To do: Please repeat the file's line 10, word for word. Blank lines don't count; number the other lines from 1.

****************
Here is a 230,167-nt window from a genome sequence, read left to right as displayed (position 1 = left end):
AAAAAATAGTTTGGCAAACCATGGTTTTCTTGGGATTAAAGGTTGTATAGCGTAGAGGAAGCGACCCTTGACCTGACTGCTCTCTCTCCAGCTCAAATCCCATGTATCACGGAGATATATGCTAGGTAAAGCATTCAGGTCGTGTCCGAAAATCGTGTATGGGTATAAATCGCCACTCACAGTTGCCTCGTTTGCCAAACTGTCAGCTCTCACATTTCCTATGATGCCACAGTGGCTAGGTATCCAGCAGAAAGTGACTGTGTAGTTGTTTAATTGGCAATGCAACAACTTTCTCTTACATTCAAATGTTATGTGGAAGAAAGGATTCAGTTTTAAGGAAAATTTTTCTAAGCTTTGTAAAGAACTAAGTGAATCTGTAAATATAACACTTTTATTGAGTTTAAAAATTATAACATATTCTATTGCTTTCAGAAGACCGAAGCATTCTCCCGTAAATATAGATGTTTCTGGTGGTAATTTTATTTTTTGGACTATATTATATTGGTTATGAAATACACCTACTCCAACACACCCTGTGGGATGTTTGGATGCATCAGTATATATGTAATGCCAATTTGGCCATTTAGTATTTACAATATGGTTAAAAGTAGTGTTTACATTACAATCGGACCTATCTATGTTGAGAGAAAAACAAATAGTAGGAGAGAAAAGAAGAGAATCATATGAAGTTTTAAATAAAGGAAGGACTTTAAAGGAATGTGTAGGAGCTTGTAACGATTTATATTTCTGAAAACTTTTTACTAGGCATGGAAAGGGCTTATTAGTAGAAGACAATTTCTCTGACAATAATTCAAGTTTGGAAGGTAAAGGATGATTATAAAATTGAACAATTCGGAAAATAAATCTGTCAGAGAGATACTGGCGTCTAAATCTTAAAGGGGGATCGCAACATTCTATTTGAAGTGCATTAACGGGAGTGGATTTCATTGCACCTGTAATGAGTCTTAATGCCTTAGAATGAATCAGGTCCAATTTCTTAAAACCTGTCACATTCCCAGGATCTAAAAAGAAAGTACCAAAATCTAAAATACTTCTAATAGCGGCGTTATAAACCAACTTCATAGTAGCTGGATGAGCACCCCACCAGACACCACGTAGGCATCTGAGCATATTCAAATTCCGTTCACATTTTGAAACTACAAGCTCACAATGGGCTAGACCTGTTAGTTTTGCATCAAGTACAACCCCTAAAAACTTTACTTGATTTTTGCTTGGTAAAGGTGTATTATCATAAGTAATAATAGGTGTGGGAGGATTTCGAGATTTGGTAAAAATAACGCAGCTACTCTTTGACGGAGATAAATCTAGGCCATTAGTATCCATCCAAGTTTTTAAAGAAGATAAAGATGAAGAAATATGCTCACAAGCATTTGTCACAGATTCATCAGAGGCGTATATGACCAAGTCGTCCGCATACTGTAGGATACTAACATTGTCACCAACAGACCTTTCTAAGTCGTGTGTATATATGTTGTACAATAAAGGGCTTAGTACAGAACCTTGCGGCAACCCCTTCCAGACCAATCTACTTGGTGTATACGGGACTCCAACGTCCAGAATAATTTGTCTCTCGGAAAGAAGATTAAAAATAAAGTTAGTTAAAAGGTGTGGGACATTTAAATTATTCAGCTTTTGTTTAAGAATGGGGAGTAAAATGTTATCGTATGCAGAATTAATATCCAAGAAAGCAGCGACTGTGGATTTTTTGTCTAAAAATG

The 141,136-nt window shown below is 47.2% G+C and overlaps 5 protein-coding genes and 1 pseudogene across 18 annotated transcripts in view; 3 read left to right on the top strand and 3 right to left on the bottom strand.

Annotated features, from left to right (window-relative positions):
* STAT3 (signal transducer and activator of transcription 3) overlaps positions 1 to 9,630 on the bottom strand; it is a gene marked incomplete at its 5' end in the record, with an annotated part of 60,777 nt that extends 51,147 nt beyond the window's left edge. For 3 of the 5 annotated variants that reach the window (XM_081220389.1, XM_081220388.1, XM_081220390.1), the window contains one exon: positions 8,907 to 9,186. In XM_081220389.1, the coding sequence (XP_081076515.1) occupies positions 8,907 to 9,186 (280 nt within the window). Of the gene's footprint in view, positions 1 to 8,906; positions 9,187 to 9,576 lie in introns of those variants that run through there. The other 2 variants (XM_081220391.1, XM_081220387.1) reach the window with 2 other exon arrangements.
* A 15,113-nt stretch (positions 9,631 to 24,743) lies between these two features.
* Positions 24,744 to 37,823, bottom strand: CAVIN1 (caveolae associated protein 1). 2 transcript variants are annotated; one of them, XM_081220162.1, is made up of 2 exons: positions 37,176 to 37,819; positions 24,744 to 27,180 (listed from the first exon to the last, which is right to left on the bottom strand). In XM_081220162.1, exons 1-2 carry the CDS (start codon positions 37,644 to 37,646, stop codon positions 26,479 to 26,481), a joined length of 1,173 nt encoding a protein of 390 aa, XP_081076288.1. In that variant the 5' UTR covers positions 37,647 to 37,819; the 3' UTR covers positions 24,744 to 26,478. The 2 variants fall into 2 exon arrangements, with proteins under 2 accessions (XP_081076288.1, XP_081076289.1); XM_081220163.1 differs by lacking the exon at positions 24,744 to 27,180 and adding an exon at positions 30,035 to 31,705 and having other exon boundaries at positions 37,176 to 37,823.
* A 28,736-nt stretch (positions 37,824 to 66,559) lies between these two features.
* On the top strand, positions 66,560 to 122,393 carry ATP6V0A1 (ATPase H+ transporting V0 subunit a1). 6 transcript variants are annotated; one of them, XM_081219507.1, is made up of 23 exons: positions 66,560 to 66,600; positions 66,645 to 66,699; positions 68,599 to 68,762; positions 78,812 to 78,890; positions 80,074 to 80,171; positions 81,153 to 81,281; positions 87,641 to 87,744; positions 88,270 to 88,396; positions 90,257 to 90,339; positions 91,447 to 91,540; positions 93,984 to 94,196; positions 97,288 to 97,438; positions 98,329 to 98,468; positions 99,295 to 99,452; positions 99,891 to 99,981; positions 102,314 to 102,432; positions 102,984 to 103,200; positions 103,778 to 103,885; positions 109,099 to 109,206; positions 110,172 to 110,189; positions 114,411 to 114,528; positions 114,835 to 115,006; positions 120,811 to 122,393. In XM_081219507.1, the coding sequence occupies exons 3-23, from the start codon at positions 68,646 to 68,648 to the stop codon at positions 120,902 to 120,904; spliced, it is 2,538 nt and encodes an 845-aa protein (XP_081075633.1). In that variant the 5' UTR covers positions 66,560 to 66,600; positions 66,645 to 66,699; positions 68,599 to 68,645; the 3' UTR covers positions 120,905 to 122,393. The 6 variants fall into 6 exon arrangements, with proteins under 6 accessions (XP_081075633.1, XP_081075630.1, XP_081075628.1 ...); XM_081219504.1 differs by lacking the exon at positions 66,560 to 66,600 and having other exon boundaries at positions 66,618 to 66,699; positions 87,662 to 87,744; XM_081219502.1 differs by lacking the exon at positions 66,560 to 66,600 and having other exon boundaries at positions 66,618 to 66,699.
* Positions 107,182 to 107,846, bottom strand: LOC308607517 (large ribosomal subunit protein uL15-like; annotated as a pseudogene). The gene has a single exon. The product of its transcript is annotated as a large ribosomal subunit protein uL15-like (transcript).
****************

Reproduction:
* Positions 107,182 to 107,846, bottom strand: LOC308607517 (large ribosomal subunit protein uL15-like; annotated as a pseudogene). The gene has a single exon. The product of its transcript is annotated as a large ribosomal subunit protein uL15-like (transcript).